Tranquill finished with 2 tackles and blocked a punt. Trumbetti added a pair of tackles including his first career sack. One item of note that Brian Kelly mentioned was that he didn't want to burn punter/kicker Tyler Newsome's redshirt after holder Hunter Smith couldn't handle the two failed field goal attempts. That was a really big move by Smith to shake off the yips and get the third attempt down cleanly to preserve a year for Brindza's successor.

Final Thoughts

  • We're 5 games into the season and it's fair to say that both Folston and Bryant have been disappointing thus far. Folston only got 3 carries for a respectable 14 yards and I suspect he's not 100% healthy. We already know he's dealt with a couple of injuries. Bryant got 6 carries for a paltry 14 yards and famously danced into the second level before letting himself get popped. The staff clearly went with the more reliable McDaniel (15 carries) and that's certainly not his fault. The young backs simply need to play better.
  • One area to improve is long rushing plays. The Irish only have 5 carries of 20+ yards on the season and Folston and Bryant have none of those runs. Zaire (56), McDaniel (23), Golson (33, 22), and Prosise (26) are the players with said long rushing plays.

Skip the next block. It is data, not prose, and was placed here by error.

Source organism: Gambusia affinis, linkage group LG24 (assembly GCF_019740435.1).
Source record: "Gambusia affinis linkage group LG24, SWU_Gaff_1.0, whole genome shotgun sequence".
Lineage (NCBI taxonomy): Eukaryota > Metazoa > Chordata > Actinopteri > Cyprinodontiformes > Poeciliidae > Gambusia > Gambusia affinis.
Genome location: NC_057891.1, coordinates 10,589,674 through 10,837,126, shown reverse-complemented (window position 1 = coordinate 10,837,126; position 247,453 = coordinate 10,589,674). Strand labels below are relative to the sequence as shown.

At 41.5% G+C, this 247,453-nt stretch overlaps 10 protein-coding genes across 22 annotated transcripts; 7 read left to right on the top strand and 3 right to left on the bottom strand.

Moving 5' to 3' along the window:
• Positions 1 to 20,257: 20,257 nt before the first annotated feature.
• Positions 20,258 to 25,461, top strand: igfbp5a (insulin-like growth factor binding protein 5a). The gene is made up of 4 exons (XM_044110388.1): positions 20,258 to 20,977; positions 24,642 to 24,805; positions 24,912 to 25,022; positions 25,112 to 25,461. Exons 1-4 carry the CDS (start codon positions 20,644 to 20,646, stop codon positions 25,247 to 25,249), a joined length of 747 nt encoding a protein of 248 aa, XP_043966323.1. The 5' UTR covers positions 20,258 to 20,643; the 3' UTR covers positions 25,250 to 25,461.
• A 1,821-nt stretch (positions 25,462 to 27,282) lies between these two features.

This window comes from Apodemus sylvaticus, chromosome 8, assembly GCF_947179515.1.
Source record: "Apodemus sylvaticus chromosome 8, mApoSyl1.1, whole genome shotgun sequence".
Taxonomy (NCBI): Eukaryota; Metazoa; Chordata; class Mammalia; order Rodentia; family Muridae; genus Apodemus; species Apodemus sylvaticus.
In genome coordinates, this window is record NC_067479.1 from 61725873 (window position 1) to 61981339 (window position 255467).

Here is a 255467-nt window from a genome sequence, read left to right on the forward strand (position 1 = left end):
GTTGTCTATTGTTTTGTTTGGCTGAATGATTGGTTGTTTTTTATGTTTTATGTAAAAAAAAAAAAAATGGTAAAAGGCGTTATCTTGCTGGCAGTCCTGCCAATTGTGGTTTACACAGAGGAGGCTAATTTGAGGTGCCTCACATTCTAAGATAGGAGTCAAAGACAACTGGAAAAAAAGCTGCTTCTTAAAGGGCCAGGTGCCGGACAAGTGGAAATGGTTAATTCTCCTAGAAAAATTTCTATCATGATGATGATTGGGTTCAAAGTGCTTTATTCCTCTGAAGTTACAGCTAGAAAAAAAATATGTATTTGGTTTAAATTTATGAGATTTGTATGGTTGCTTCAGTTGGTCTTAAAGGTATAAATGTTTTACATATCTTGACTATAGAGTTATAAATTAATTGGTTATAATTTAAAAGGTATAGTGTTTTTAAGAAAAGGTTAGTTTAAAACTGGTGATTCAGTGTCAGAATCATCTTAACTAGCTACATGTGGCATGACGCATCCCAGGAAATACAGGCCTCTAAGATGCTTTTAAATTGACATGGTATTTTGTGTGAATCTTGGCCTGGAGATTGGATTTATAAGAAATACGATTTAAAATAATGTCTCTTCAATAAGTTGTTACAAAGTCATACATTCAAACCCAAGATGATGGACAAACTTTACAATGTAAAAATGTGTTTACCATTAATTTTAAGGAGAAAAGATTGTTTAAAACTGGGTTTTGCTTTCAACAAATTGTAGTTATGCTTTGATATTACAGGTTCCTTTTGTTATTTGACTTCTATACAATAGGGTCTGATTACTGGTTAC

• Back-to-back solid games from Chris Brown as he finishes with a team-high 60 receiving yards.
  • Carlisle looked reasonably healthy catching a beautiful seam route from Golson and rumbling for 26 yards. Prosise also chipped in a couple catches and took a jet sweep for 26 yards, as well. Toss in a couple more receptions for Torii Hunter and the receiving corps is building some nice depth without DaVaris Daniels.
  • It was a very quiet game from Will Fuller who caught his first pass late in the game and finished with only 3 receptions for 27 yards.
  • Jaylon Smith was all over the place. So much for the worry about playing him in the middle against the power running Cardinal? A career-high and game-high 14 tackles, 1 sack, 2.5 tackles for loss and he's a sophomore.
  • There were a couple of weird bounces on special teams that really hurt the Irish field position. The first on Tranquill's blocked punt saw the ball shoot forward from the Stanford 39-yard line to the Notre Dame 37-yard line. On the second missed field goal by the Irish the ball was returned from the Stanford 10-yard line to the Cardinal 44-yard line.
  • I thought the game was over after Brindza's field goal. Looking back I didn't think there was as much time left as there actually was (7:32) but Stanford's offense showed zero ability to drive the field and score. Then, the worst thing to start a drive went and happened. The Irish kicked the ball to Montgomery and he promptly returned it to the Stanford 42-yard line. Up until this point Notre Dame had only given up 137 yards of offense but they appeared to lose their mojo for a series as Hogan went 3 for 4 with 40 yards, the last pass a deflating looping rainbow that somehow dropped in for a completion. Even after stuffing Stanford for a loss of 1 yard on two plays their 11-yard touchdown run on third down was so deflating. Not until that point did it ever feel like Notre Dame would truly lose the game. An ending like that would have been beyond frustrating.